Combating honey bee decline with the Cibolo
By Maura Bobbitt
Master beekeeper Mike Mendez keeps bees at Jester King Brewery and Community First Village.
If you have ever considered beekeeping, now is the perfect time to dive into a new hobby that could have a huge impact on the environment and local food production. The Cibolo is proud to offer a virtual, in-depth workshop introducing you to the basics of beekeeping.
Mike Mendez, a master beekeeper and longtime volunteer for the Cibolo, will take you inside his own hives to show you the basics of how to get started with keeping bees. While this workshop briefly covers bee biology and disease, it is meant to truly give registrants insight into the practical components of beekeeping. Mendez will cover hive components, basic beekeeping equipment, resources on how to continue your education, and will take us on a walk-through of a hive inspection.
Mendez is passionate about sharing his knowledge about beekeeping, and we’re grateful for the continuing partnership. He also keeps bees at Jester King Brewery in Dripping Springs and at Community First Village, a tiny home community for the homeless in Austin. He often attends events at the Cibolo to share the virtues of honeybees and help spread the word about their importance to our ecosystem.
A honeybee is responsible for one of every three bites of food you eat, and they are in decline. Beekeepers have reported annual hive losses of about 30 percent over the last decade, and that number is growing. Without the honeybee, the world’s agriculture is at risk.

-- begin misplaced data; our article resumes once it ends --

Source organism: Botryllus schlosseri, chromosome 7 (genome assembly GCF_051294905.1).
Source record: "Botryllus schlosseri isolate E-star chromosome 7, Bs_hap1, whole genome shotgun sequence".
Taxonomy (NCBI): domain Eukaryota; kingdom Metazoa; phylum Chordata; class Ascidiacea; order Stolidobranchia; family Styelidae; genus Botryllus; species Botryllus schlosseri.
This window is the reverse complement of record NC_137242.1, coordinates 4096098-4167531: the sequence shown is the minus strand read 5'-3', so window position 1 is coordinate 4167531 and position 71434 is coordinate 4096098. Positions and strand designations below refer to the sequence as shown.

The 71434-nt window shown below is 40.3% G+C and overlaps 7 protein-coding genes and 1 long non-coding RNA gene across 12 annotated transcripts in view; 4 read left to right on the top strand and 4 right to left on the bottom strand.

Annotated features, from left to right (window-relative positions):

Honeybees are only part of the story, however. There are eight species of recognized honeybees currently, and of those only two are domesticated by humans. There are more than 20,000 species of bees, however, that pollinate native plants. Wild habitat has been severely threatened globally by herbicide and pesticide use and by the development of previously natural spaces. The good news is that we can help. The Pollinator Meadow at Herff Farm provides 20 acres of forage for native bees at the Cibolo and serves as a model for how to support local bees. A single colony of bees can pollinate 300 million flowers each day, and there is a great deal to learn from observing how they communicate and work together to find food sources. Apis mellifera, the species of honeybee in the United States, is one of only two species of honeybees that have been truly domesticated. The western honeybee, or European honeybee, has been domesticated at least since the building of the pyramids in Egypt.
This longstanding relationship between human beings and honeybees has been literally fruitful for thousands of years. If a plant has produced fruit, it has been visited by a honeybee.
There are other ways to help besides keeping bees yourself. Many pesticides cause problems for honeybees, most notably neonicotinoids. These neurotoxic pesticides kill honeybees and other pollinators that visit plants that have been treated with them. Any time you buy a new plant, make sure that it has not been treated with neonicotinoids by asking the retailer. There are organic pesticides, such as neem oil, that are nontoxic and can be used instead. Research shows that herbicides containing glyphosates could be harmful to bees in the long term as well. While not immediately toxic, they may affect honeybee navigation and gut health.